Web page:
• How often do you have a drink containing alcohol?
• How often during the last year have you been unable to remember what happened the night before because you had been drinking?
• How often during the last year have you failed to do what was normally expected from you because of drinking?
Each question has five response options, and the total score can range from 0 to 40. Scores above 7 are generally considered a positive screen.
The big question is: Positive for what?
AUDIT detects unhealthy alcohol use, defined by the American Society of Addiction Medicine as “any use that increases the risk or likelihood for health consequences (hazardous use), or has already led to health consequences (harmful use).” As such, AUDIT looks for a broad spectrum of problem drinking ranging from potentially risky to actually severe, where the latter is addiction per the Diagnostic and Statistical Manual of Mental Disorders.
Most AUDIT studies have been conducted in nonclinical populations and primary care. Investigations involving general hospital wards found that AUDIT’s sensitivity ranged from 0.66-0.97, with a specificity of 0.90-0.96. A noteworthy study from the November-December 2005 issue of Alcohol & Alcoholism determined that AUDIT was useful for ruling out the potential for clinically significant alcohol withdrawal (sensitivity, 1.00; specificity, 0.91).
Sensitivity and specificity are largely meaningless without additional context. And that context is prevalence—that is, how common something is in the population you’re serving. See “Predicting clinically significant alcohol withdrawal” for AUDIT’s positive and negative predictive value.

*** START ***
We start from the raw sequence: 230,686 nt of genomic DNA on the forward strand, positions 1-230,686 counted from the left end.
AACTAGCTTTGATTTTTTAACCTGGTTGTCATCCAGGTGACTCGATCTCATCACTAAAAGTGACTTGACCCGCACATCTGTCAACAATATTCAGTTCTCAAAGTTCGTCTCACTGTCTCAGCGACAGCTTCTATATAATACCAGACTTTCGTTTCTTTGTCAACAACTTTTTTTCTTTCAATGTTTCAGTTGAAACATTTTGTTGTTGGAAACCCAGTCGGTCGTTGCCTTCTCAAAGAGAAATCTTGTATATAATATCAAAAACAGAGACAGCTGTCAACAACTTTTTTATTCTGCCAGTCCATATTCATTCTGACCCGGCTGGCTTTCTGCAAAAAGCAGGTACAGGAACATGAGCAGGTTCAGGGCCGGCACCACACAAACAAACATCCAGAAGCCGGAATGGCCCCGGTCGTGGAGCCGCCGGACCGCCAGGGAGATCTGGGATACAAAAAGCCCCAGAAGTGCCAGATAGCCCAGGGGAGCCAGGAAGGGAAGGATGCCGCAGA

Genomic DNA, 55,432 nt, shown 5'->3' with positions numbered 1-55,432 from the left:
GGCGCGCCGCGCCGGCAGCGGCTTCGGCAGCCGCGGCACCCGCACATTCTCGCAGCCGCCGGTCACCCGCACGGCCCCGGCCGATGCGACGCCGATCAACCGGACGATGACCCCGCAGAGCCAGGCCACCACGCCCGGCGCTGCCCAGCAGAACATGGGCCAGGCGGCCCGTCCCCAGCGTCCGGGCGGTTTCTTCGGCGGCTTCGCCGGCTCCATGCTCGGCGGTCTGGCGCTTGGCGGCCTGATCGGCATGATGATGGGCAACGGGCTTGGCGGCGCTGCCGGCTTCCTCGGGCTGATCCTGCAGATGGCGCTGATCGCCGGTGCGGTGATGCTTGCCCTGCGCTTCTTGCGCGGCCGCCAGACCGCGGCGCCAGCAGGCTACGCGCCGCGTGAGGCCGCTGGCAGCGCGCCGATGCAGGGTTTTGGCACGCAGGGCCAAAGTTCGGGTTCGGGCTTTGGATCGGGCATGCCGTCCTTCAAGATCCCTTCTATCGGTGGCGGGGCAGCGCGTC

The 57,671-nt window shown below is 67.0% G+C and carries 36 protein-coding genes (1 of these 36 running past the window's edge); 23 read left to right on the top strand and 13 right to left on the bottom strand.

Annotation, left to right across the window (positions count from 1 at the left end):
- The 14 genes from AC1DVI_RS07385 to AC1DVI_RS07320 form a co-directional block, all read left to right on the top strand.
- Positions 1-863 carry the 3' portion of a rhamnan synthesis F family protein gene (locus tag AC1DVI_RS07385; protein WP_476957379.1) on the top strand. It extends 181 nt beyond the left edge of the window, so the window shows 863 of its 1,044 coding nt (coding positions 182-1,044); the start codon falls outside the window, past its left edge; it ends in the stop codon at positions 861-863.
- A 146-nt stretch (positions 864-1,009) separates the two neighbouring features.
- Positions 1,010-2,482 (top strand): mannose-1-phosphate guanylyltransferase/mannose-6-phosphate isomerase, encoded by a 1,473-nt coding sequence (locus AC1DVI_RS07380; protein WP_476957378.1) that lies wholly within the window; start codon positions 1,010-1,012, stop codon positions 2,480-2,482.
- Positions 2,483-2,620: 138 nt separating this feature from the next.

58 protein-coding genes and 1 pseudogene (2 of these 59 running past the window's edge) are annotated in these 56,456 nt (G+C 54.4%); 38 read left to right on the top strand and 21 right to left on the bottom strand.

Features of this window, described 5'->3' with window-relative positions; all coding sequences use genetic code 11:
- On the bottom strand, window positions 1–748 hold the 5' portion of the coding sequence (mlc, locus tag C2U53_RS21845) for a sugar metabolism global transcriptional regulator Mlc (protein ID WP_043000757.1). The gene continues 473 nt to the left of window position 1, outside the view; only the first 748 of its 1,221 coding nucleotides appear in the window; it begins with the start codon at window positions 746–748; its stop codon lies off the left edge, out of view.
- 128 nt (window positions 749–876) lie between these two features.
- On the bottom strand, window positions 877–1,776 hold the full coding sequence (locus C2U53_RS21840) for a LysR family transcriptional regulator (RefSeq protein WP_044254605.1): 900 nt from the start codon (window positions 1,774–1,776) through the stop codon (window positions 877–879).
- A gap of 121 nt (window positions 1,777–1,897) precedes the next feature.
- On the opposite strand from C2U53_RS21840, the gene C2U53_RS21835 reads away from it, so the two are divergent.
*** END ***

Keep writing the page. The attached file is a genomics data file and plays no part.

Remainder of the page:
Evidence in action
Let’s take the hypothetical example of Mr. Jones, a 62-year-old carpenter, who wound up on your service due to a small bowel obstruction. His wife pulled you aside to express concern about his drinking.
You administer the AUDIT and Mr. Jones’s total score is 10, which is a positive screen. You advise him that this number is consistent with unhealthy alcohol use and that he has a 36% chance of developing clinically significant withdrawal in the coming days. You order the hospital’s alcohol withdrawal protocol out of an abundance of caution—but ultimately, he didn’t require any benzodiazepines during his hospital course.
This chart shows the positive predictive value (PPV) and negative predic tive value (NPV) of AUDIT (Alcohol Use Disorders Identification Test) as a function of prevalence (base rate). When the prevalence of clinically significant withdrawal is 5%—a reasonable base rate on inpatient 0.4 wards—the PPV and NPV are 0.36 and 1.00, respectively. PPV is the percentage of patients with a positive AUDIT who will develop clinically significant withdrawal, while NPV is that percentage of patients with a negative AUDIT who will not.
David A. Frenz, MD, is a private practice physician and health care consultant. You can learn more about him and his work at www.davidfrenz.com or LinkedIn.
Published in the October 2019 issue of Today’s Hospitalist